“Bengal Tiger”: My FT Review

Photo Credit: Carol Rosegg. Photo Caption: Robin Williams in RajHere’s my FT review of “Bengal Tiger at the Baghdad Zoo,” on Broadway with Robin Williams. Full review also after the jump.

The arrival on Broadway of Rajiv Joseph’s Bengal Tiger at the
Baghdad Zoo provides at least three reasons for rejoicing. Its subject,
the war in Iraq, has been relegated to off-Broadway or, more often, to
off-off-Broadway; to explore the tragedy at the heart of theatreland is, at the very least, a strong reminder that the conflict’s costs, as Joseph makes clear, persist long after the bodies are buried.

Further good news: unlike the brutal realism of many films about Iraq, Bengal Tiger’s conception turns on the poetry of embodied metaphor. Two soldiers are ordered to guard the Baghdad zoo in 2003, and when one of them has a hand bitten off by a caged tiger, the other kills the beast. The tiger’s magical spirit haunts the characters for much of the story.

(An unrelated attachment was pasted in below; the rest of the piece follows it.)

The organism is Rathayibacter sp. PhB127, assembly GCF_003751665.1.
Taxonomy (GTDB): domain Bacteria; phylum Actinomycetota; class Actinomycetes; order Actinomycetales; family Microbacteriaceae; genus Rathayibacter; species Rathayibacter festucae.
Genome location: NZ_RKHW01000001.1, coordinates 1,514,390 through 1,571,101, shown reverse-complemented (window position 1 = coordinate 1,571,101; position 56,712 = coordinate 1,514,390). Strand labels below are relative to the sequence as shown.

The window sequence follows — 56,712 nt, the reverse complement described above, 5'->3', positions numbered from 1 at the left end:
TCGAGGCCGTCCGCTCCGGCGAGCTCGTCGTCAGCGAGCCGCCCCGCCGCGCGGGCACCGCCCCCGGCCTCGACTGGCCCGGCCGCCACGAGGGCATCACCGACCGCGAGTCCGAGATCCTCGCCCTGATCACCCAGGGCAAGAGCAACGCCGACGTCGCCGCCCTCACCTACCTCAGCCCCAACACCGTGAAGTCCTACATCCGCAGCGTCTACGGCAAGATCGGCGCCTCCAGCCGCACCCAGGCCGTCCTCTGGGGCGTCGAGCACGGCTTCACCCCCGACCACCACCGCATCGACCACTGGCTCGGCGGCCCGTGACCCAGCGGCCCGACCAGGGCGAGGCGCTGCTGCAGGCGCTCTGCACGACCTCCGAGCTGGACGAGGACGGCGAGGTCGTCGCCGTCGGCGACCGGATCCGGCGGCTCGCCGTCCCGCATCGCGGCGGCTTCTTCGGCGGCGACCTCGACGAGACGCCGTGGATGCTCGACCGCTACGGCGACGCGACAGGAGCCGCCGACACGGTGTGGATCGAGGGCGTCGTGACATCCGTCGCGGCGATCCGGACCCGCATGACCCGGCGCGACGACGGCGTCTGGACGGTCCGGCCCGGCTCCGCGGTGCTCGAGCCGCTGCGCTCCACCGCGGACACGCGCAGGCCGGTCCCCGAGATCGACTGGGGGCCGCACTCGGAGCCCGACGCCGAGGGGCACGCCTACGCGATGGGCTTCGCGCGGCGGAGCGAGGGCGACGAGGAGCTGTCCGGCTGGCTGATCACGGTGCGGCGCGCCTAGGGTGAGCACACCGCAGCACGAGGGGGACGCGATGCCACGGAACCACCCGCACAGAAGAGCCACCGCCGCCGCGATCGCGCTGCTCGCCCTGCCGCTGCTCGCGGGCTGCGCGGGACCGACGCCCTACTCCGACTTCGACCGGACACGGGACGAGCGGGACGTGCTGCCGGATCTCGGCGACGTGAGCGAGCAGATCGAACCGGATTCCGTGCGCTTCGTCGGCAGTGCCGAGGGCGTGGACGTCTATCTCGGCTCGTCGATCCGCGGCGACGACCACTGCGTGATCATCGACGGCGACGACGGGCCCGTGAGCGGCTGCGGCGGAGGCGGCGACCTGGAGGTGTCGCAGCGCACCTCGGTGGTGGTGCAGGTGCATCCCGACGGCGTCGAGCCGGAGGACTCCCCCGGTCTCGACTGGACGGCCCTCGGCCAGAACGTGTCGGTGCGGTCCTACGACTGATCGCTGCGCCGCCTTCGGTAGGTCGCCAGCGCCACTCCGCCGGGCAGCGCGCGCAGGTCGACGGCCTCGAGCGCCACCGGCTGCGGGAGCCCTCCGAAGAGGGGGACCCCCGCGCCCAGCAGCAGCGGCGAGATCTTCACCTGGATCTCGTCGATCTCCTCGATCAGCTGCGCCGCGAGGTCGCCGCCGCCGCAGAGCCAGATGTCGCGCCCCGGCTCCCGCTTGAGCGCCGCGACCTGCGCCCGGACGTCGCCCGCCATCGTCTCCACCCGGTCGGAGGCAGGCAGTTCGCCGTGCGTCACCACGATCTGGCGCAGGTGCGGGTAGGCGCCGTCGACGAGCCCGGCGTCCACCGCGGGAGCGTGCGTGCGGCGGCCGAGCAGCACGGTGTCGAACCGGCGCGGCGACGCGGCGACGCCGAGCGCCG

A third hurrah: Robin Williams is back on Broadway, not in a comic
one-man show, his preferred mode when there, but in a proper play. He is the titular character (yes, the tiger) if not, perhaps disappointingly for the legions who have paid Broadway prices to see him act, the character with the most stage time.

If there are three cheers for its conception, this production, directed by Moisés Kaufman, also deserves at least one for execution: the two-hour evening is never dull. This is owing not to the story of the two soldiers – one of whom, portrayed by Brad Fleischer, succumbs to stress, while the other, portrayed by the generally sensitive actor Glenn Davis with atypical bluntness, returns to Iraq with a bionic hand – but to that of Musa, an Iraqi translator for the US military who used to be a topiarist in the Hussein family’s gardens.

Far more than Williams’s tiger, who wanders the stage cursing God and uttering philosophical banalities about carnage, Musa allows the playwright to explore the theme of the artist – of civilisation – bulldozed by the tanks of war. Alone among the ensemble, who enact their struggles against the backdrop of Derek McLane’s giant-topiary set, Arian Moayed, as Musa, manages to suggest the layers of a tormented inner life.

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